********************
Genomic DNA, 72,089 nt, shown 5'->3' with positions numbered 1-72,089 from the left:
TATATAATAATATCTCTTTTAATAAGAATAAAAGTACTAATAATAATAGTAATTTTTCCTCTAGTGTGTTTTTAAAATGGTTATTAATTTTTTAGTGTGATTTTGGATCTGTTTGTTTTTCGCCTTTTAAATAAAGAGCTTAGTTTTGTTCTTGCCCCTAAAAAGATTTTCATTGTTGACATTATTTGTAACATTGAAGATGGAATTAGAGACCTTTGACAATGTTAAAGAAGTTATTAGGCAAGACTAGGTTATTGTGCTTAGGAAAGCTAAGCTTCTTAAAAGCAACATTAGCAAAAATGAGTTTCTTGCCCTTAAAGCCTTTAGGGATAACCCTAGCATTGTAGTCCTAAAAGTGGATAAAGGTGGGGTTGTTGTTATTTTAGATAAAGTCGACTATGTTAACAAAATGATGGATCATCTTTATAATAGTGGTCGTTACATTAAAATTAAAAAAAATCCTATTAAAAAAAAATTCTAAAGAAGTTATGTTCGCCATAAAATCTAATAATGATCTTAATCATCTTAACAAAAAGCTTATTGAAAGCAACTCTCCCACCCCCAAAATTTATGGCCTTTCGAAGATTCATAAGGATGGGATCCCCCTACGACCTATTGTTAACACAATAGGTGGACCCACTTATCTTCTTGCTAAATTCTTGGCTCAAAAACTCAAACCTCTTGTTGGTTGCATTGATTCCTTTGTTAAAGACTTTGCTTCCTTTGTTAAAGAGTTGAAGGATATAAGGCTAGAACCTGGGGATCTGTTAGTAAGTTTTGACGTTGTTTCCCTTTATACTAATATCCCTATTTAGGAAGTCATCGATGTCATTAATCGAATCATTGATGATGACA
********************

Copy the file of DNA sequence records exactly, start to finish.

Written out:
Genomic DNA, 72,089 nt, shown 5'->3' with positions numbered 1-72,089 from the left:
TATATAATAATATCTCTTTTAATAAGAATAAAAGTACTAATAATAATAGTAATTTTTCCTCTAGTGTGTTTTTAAAATGGTTATTAATTTTTTAGTGTGATTTTGGATCTGTTTGTTTTTCGCCTTTTAAATAAAGAGCTTAGTTTTGTTCTTGCCCCTAAAAAGATTTTCATTGTTGACATTATTTGTAACATTGAAGATGGAATTAGAGACCTTTGACAATGTTAAAGAAGTTATTAGGCAAGACTAGGTTATTGTGCTTAGGAAAGCTAAGCTTCTTAAAAGCAACATTAGCAAAAATGAGTTTCTTGCCCTTAAAGCCTTTAGGGATAACCCTAGCATTGTAGTCCTAAAAGTGGATAAAGGTGGGGTTGTTGTTATTTTAGATAAAGTCGACTATGTTAACAAAATGATGGATCATCTTTATAATAGTGGTCGTTACATTAAAATTAAAAAAAATCCTATTAAAAAAAAATTCTAAAGAAGTTATGTTCGCCATAAAATCTAATAATGATCTTAATCATCTTAACAAAAAGCTTATTGAAAGCAACTCTCCCACCCCCAAAATTTATGGCCTTTCGAAGATTCATAAGGATGGGATCCCCCTACGACCTATTGTTAACACAATAGGTGGACCCACTTATCTTCTTGCTAAATTCTTGGCTCAAAAACTCAAACCTCTTGTTGGTTGCATTGATTCCTTTGTTAAAGACTTTGCTTCCTTTGTTAAAGAGTTGAAGGATATAAGGCTAGAACCTGGGGATCTGTTAGTAAGTTTTGACGTTGTTTCCCTTTATACTAATATCCCTATTTAGGAAGTCATCGATGTCATTAATCGAATCATTGATGATGACA